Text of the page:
As the 2018-19 meat export season begins, Beef + Lamb New Zealand’s (B+LNZ) New Season Outlook 2018-19 report forecasts beef, lamb, and mutton prices to remain firm at historically high levels, helped by an expected weakening New Zealand dollar and strong export demand.
“We forecast slight increases in farm-gate prices for lamb and mutton in 2018-19, as prices are expected to remain relatively steady in New Zealand’s main export markets and benefit from an expected easing of the New Zealand dollar,” says B+LNZ Chief Economist Andrew Burtt. . .
NZ sheep & beef farm profits forecast to slip as expenses rise – Tina Morrison:
(BusinessDesk) – New Zealand sheep and beef farm profits are expected to decline in the coming year as higher spending outweighs a lift in revenue from the products they sell.
The average farm is expected to earn a pre-tax profit of $129,700 in the June 2019 year, down 2.8 percent from a pre-tax profit of $133,500 in the 2017/18 year, according to industry group Beef+Lamb New Zealand. . .
China is the key market for New Zealand sheep meat – Keith Woodford:
Some weeks back I wrote how the New Zealand sheep industry is in a sweet spot, with record prices. I also wrote that China is now easily our largest sheep meat market by volume. Here I share the story of some of the things that have been happening in that market, and how demand for New Zealand sheep meats has potential to further increase.
The starting point is to recognise that China’s own sheep industry is much bigger than New Zealand’s. Whereas New Zealand has about 27 million sheep, China has about 150 million. However, most of these are farmed on arid lands in the west and far north of China, often at high altitude. Much of the product is consumed by the local people and does not reach the big cities. . .
Dry in south but wet up north – Annette Scott:
A mild, dry winter and a good start to spring has set Canterbury farmers up well but there’s concern of a big dry setting in.
Opuha Water chief executive Andrew Mockford said farmers have revelled in the great winter farming conditions but they have not put snow on the hills or water in the lakes and rivers.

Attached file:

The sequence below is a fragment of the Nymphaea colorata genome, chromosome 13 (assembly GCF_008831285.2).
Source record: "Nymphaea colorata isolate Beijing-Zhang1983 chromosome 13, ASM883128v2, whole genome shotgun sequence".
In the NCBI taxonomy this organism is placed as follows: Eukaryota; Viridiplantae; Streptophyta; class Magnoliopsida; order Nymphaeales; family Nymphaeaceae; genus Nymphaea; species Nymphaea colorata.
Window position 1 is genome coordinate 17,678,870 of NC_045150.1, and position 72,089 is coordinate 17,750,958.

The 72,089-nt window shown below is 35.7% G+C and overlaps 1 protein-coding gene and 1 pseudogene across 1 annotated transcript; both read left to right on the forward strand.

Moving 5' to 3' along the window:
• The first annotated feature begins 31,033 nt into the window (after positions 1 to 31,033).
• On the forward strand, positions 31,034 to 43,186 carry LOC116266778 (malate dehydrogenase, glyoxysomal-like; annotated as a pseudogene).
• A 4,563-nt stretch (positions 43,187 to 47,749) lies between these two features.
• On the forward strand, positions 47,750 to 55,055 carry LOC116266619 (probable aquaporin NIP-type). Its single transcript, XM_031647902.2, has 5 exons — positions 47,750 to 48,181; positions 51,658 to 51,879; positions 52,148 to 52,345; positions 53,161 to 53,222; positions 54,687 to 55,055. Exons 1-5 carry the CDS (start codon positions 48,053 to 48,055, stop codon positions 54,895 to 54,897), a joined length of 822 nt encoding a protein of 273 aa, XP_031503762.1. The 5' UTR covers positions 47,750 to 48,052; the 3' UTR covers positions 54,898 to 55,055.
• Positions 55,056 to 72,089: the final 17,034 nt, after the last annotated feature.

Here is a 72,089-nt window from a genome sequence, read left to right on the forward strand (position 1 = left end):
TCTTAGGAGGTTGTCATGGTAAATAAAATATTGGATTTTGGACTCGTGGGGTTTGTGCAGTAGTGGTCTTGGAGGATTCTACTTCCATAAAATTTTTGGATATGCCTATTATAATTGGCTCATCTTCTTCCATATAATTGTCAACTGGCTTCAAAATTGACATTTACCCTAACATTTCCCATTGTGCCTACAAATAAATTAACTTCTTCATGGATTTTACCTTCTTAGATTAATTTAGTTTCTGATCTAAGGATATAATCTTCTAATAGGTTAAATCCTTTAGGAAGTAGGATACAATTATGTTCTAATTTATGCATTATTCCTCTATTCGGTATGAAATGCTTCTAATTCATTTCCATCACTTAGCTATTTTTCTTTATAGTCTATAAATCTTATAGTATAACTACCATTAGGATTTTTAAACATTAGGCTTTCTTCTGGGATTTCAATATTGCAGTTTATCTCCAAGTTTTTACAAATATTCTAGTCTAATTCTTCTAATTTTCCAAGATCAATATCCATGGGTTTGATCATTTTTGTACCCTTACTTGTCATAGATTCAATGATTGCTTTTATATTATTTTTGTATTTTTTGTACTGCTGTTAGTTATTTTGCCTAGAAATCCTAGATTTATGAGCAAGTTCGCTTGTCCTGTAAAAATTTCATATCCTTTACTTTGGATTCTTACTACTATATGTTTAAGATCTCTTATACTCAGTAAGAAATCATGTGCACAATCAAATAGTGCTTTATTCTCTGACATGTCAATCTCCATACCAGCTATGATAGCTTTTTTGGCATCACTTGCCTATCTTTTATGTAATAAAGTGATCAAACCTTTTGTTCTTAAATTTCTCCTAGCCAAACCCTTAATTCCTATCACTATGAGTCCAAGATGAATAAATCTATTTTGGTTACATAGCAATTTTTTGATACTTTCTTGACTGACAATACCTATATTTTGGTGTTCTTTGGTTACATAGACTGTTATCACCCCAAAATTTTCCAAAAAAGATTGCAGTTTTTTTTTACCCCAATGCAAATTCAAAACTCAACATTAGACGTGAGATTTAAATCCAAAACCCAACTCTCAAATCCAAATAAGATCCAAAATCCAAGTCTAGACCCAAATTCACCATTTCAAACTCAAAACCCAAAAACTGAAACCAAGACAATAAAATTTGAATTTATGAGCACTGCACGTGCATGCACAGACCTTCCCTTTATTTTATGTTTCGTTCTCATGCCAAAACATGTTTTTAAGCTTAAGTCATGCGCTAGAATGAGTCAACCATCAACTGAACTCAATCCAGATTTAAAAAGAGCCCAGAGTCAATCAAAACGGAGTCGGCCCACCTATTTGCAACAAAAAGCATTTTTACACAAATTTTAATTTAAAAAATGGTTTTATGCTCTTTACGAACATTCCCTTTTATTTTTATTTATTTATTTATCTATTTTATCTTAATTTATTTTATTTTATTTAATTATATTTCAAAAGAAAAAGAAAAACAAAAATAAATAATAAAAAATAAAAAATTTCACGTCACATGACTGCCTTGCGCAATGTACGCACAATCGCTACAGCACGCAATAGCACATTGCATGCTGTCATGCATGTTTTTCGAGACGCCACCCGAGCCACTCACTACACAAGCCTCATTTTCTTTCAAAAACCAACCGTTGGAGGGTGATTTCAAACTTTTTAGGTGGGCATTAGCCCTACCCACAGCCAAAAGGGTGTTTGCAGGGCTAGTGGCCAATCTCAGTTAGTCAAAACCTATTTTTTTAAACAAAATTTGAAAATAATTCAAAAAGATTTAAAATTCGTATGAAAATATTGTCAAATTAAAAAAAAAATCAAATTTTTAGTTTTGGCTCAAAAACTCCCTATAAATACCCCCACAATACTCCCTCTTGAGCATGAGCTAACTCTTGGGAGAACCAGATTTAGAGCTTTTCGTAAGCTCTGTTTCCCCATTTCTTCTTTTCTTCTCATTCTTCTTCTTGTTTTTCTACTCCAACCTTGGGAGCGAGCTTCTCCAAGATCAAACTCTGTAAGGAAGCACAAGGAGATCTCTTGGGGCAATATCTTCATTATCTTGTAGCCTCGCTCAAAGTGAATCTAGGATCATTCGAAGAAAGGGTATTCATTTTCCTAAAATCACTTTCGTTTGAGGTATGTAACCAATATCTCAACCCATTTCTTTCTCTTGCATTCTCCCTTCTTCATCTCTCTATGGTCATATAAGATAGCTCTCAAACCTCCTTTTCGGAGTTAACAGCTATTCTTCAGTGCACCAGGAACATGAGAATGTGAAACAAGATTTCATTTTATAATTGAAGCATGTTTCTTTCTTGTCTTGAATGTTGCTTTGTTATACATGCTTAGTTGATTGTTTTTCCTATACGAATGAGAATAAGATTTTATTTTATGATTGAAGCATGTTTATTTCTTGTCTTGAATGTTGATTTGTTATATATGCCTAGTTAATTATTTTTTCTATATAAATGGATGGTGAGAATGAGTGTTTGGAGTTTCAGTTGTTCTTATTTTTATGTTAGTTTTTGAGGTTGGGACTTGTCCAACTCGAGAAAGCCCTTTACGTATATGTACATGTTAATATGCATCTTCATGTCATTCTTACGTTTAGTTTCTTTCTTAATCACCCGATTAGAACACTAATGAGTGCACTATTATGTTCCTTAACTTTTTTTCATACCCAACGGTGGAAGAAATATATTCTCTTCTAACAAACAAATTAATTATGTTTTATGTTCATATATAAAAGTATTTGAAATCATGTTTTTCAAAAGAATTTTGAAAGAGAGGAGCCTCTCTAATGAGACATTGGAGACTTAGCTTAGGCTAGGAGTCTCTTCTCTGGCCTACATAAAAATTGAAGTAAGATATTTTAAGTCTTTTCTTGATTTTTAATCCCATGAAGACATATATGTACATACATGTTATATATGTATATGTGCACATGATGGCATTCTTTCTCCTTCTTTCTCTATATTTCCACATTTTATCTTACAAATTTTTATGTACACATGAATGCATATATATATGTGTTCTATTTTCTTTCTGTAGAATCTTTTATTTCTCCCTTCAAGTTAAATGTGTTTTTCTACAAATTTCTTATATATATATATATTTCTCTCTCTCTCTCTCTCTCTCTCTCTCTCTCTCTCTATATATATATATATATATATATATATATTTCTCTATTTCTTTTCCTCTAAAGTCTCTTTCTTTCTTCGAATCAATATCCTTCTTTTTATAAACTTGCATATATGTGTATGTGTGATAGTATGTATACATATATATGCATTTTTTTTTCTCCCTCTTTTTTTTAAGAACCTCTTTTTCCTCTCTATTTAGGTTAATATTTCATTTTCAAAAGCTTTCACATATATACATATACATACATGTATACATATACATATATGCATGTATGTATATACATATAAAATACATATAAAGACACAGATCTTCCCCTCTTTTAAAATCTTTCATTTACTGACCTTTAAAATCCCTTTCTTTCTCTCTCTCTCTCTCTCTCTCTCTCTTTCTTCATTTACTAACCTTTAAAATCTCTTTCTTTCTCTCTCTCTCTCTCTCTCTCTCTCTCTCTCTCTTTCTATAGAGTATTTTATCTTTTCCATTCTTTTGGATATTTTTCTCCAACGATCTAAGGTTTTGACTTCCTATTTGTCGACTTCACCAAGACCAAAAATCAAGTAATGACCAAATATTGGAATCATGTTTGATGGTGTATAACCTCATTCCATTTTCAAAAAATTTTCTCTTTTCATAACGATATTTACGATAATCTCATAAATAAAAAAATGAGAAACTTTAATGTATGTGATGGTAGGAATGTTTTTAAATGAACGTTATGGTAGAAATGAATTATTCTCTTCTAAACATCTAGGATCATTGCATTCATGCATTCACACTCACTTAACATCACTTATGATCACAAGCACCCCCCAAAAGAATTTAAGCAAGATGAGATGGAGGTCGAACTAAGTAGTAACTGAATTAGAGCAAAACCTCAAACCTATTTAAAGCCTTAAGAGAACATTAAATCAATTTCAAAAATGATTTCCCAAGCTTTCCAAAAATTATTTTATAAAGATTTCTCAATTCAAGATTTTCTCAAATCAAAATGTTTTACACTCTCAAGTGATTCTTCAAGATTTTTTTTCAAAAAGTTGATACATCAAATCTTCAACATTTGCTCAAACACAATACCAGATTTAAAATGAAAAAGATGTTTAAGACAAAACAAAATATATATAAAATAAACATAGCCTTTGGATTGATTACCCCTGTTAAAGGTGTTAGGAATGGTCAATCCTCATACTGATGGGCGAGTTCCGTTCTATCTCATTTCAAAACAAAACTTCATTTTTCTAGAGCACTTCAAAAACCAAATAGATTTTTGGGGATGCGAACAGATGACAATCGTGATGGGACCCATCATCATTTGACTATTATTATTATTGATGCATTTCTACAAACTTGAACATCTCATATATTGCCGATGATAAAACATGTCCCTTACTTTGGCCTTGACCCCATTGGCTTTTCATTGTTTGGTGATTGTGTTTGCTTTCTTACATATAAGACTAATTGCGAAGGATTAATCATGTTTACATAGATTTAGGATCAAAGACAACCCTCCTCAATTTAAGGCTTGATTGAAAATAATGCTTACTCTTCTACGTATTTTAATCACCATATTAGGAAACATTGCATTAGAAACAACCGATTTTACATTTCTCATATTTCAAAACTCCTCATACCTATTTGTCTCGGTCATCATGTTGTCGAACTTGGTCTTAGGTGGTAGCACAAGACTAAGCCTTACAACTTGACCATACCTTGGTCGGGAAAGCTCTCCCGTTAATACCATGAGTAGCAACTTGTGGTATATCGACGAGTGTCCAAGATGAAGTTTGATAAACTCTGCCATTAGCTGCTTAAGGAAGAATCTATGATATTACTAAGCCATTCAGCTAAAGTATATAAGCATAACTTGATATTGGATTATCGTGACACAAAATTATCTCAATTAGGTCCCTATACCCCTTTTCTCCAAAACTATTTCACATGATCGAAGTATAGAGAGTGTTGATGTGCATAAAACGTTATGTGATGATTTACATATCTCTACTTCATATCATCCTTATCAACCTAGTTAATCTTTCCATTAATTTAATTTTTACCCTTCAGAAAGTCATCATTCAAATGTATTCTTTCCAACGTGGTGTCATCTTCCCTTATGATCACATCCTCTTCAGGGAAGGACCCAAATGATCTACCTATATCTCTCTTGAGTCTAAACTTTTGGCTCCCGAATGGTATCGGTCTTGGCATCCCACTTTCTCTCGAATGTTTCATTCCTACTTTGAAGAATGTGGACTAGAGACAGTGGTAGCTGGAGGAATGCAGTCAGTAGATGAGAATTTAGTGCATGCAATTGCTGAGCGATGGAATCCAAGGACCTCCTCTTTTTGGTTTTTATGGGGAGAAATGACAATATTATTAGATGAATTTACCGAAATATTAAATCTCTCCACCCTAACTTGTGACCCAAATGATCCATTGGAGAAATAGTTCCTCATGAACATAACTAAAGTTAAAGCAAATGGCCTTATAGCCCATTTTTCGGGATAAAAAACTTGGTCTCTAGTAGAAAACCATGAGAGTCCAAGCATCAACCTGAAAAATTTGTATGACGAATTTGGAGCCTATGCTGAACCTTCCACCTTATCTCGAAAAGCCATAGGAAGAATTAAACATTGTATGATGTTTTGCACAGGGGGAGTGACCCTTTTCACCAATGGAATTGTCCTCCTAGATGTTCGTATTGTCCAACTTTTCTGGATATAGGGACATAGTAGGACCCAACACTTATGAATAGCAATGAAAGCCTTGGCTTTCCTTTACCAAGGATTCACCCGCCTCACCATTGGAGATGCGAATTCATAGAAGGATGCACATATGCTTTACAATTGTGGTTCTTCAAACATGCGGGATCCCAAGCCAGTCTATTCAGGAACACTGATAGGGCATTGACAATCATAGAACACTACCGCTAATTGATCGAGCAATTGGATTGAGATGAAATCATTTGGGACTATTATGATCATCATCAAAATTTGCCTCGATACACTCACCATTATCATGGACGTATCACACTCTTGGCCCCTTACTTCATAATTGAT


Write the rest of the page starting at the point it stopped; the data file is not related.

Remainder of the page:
While there was rain and just the third snowfall of the season early this month, there has not been enough to maintain the level of South Canterbury’s Lake Opuha. . .
Fonterra is pleased to welcome Brett Henshaw to the Co-operative as Managing Director, Fonterra Brands, New Zealand (FBNZ).
Brett is currently Managing Director of The Griffin’s Food Company and he will take up his role with Fonterra in the first week of December.
Fonterra Chief Operating Officer, Global Consumer & Foodservice, Lukas Paravicini, says “we are excited about Brett joining the team. He has an extensive 30-year career in FMCG and we are pleased he is coming on board. . .
Biosecurity officials are promising to take tough action against cargo vessels believed to be infested with brown marmorated stink bug during the upcoming risk season.
“Each arriving vessel will be dealt with on a case-by-case basis. However, if our officers ultimately determine a ship is infested with stink bug, it will be prevented from discharging its cargo and directed to leave New Zealand,” says Steve Gilbert, Director Border Clearance Services, Biosecurity New Zealand
“We have also introduced a very low threshold for determining contamination. If we find a single bug, we will thoroughly investigate whether the entire vessel is contaminated. . .